4. Settlement-Building settlements, towns and cities Land tenure-Activities and processes for identifying forms of ownership and occupancy of land and water, both Aboriginal and non-Aboriginal 1820s-1850s land grants-
4. Settlement-Building settlements, towns and cities Land tenure-Activities and processes for identifying forms of ownership and occupancy of land and water, both Aboriginal and non-Aboriginal Granting Crown lands for private farming-
4. Settlement-Building settlements, towns and cities Land tenure-Activities and processes for identifying forms of ownership and occupancy of land and water, both Aboriginal and non-Aboriginal Changing land uses - from rural to suburban-
4. Settlement-Building settlements, towns and cities Land tenure-Activities and processes for identifying forms of ownership and occupancy of land and water, both Aboriginal and non-Aboriginal Sub-division of large estates-
4. Settlement-Building settlements, towns and cities Land tenure-Activities and processes for identifying forms of ownership and occupancy of land and water, both Aboriginal and non-Aboriginal Administering and alienating Crown lands-
4. Settlement-Building settlements, towns and cities Land tenure-Activities and processes for identifying forms of ownership and occupancy of land and water, both Aboriginal and non-Aboriginal Changing land uses - from rural to tourist-
4. Settlement-Building settlements, towns and cities Land tenure-Activities and processes for identifying forms of ownership and occupancy of land and water, both Aboriginal and non-Aboriginal Expressing lines of early grant allotments-
4. Settlement-Building settlements, towns and cities Land tenure-Activities and processes for identifying forms of ownership and occupancy of land and water, both Aboriginal and non-Aboriginal Early farming (Cattle grazing)-
4. Settlement-Building settlements, towns and cities Towns, suburbs and villages-Activities associated with creating, planning and managing urban functions, landscapes and lifestyles in towns, suburbs and villages Subdivision of rural estates-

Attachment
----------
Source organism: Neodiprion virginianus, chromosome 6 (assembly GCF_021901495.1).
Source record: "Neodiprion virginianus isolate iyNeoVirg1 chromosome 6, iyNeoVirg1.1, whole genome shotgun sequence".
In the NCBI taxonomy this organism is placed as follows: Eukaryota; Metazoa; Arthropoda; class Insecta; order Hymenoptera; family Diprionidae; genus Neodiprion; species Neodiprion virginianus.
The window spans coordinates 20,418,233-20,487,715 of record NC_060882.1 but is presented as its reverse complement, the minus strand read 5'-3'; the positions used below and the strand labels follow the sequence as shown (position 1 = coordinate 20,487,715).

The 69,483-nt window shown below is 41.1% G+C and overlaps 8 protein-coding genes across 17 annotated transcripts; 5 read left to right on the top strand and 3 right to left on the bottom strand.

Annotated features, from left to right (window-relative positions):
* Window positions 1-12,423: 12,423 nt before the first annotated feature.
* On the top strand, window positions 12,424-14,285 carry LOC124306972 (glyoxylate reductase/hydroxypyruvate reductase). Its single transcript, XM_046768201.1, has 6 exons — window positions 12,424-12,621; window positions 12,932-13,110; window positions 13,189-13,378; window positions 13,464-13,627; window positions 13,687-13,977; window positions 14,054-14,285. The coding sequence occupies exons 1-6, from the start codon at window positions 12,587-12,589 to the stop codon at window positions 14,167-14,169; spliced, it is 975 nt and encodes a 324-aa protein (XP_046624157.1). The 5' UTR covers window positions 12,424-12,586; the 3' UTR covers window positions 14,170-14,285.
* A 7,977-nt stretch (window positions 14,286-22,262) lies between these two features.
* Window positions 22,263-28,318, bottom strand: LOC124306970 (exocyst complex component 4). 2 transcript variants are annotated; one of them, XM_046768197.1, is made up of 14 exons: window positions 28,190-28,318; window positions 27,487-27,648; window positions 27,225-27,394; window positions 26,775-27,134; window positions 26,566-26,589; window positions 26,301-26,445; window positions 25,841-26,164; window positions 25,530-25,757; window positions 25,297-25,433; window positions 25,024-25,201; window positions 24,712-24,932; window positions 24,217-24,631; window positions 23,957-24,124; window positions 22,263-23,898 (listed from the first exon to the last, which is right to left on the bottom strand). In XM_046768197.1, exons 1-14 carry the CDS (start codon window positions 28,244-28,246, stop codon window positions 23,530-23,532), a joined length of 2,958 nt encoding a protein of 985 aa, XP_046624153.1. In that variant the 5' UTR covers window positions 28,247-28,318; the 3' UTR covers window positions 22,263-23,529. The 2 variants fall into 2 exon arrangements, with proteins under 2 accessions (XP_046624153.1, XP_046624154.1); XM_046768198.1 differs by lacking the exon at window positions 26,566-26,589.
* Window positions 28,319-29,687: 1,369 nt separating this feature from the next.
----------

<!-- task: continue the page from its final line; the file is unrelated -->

4. Settlement-Building settlements, towns and cities Towns, suburbs and villages-Activities associated with creating, planning and managing urban functions, landscapes and lifestyles in towns, suburbs and villages Beautifying rural estates-
4. Settlement-Building settlements, towns and cities Towns, suburbs and villages-Activities associated with creating, planning and managing urban functions, landscapes and lifestyles in towns, suburbs and villages Developing the social life of a rural community-
4. Settlement-Building settlements, towns and cities Towns, suburbs and villages-Activities associated with creating, planning and managing urban functions, landscapes and lifestyles in towns, suburbs and villages Rural Estates-
4. Settlement-Building settlements, towns and cities Towns, suburbs and villages-Activities associated with creating, planning and managing urban functions, landscapes and lifestyles in towns, suburbs and villages A quiet Rural District-
4. Settlement-Building settlements, towns and cities Towns, suburbs and villages-Activities associated with creating, planning and managing urban functions, landscapes and lifestyles in towns, suburbs and villages living in the country-
4. Settlement-Building settlements, towns and cities Towns, suburbs and villages-Activities associated with creating, planning and managing urban functions, landscapes and lifestyles in towns, suburbs and villages Impacts of railways on rural development-